Matt Brown on the S.M. Brown Ranch near Nocona, Texas says flocks of turkeys on his place dispersed out of the bottoms where they spend the winter onto adjacent meadows and hillsides a bit earlier this year. Hunting has been good but many of the gobblers are sneaking up silent without stopping to announce their approach by gobbling. It’s necessary for hunters to remain motionless while calling, you never know when a bird will sneak in unannounced.” Says Brown.

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    Photo by Luke Clayton


    SPRING FISHING UPDATE: Crappie guide Billy Kilpatrick says crappie fishing was getting very good in the shallows on small jigs just before the cold front. “All it will take is two or three warm afternoons and crappie will be right back on their annual spring bite. Fishing should remain good in water 2-4 feet until the end of the month when many of the post-spawners will move out to intermediate depths of 8-12 feet before moving to their summer haunts of deep water brush piles.” Tips Kilpatrick. Billy says shad will be “running” close to shore any day now and a smorgasbord of game fish will be herding them on a daily basis. During the first couple hours of day light, fresh shad are easily caught with a 4 foot castnet. For mixed stringers of catfish and white bass, try these fresh shad on a #1 gold crappie hook with a small split shot crimped about 8 inches above.

    Black bass have been locked down on nests for the past month but there’s plenty of post-spawners working depths of 4-8 feet. Guide Larry Large at Fork says he likes to target bass that he can’t see. “Everybody beats the banks this time of year. Sometime the shoreline on popular coves at Lake Fork are lined with boats filled with fishermen “sight” fishing bass on nests. I’ve found fishing out from the bank a bit, in deeper water, with plastic lizards and salamanders often triggers bites from more aggressive bass.” He says.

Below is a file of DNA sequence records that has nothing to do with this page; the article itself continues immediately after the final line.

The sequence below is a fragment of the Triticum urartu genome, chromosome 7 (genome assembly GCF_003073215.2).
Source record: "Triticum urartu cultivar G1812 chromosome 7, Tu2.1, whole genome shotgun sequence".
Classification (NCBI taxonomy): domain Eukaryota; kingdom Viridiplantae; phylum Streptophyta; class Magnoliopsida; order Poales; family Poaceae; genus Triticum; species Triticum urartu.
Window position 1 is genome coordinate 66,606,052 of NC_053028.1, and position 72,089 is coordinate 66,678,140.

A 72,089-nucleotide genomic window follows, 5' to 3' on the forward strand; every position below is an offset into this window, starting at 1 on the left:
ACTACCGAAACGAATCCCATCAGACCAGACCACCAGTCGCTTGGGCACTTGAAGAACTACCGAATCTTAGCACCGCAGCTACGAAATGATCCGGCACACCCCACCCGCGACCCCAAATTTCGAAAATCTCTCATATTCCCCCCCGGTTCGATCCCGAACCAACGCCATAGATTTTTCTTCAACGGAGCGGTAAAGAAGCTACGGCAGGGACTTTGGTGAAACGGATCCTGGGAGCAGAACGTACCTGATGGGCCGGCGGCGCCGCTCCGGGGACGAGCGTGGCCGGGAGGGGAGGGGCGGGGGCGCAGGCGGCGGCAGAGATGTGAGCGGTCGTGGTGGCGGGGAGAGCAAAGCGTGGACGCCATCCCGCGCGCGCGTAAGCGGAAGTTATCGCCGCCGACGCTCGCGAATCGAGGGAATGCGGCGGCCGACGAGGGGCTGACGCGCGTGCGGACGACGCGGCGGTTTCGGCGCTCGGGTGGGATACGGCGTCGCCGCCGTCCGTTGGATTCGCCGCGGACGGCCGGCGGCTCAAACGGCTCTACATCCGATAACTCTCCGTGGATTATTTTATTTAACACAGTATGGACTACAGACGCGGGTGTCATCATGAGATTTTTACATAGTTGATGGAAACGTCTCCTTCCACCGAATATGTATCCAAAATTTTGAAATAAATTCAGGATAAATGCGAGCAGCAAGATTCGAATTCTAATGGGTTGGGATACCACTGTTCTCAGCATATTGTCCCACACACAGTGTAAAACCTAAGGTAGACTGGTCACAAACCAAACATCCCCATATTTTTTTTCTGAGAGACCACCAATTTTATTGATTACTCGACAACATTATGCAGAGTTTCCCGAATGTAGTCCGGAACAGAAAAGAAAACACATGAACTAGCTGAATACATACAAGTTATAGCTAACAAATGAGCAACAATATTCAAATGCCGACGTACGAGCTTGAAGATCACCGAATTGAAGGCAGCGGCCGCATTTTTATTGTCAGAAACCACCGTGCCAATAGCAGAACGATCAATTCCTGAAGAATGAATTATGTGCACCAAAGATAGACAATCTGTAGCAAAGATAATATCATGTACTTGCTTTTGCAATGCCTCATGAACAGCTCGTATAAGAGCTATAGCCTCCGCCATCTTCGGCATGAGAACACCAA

At Richland Chambers, about an hour south of Dallas, guide Bob Holmes says he and his clients have been catching lots of white bass around the mouth of creeks and especially around windy points in water 12-20 feet deep. “I usually stick with white or chartreuse slabs from spring to fall. “I’ve been marking fish then working the slabs vertically under the boat. Many of the fish we’re catching have spawned; they are busy feeding on shad, trying to recoop after the rigors of spawning.” says Holmes.

    On the catfish front, Guide George Rule at Lake Tawakoni, about an hour's drive east of Dallas, says channel and blue catfish have began biting on Danny King’s Catfish Punch Bait over holes baited with soured grain. “We’re still catching some big blues on fresh cut bait. For whatever reason, the “trophy” blue catfish bite is lasting longer this year than normal.” Says Rule.

    Listen to LUKE CLAYTON”S OUTDOORS RADIO at www.catfishradio.com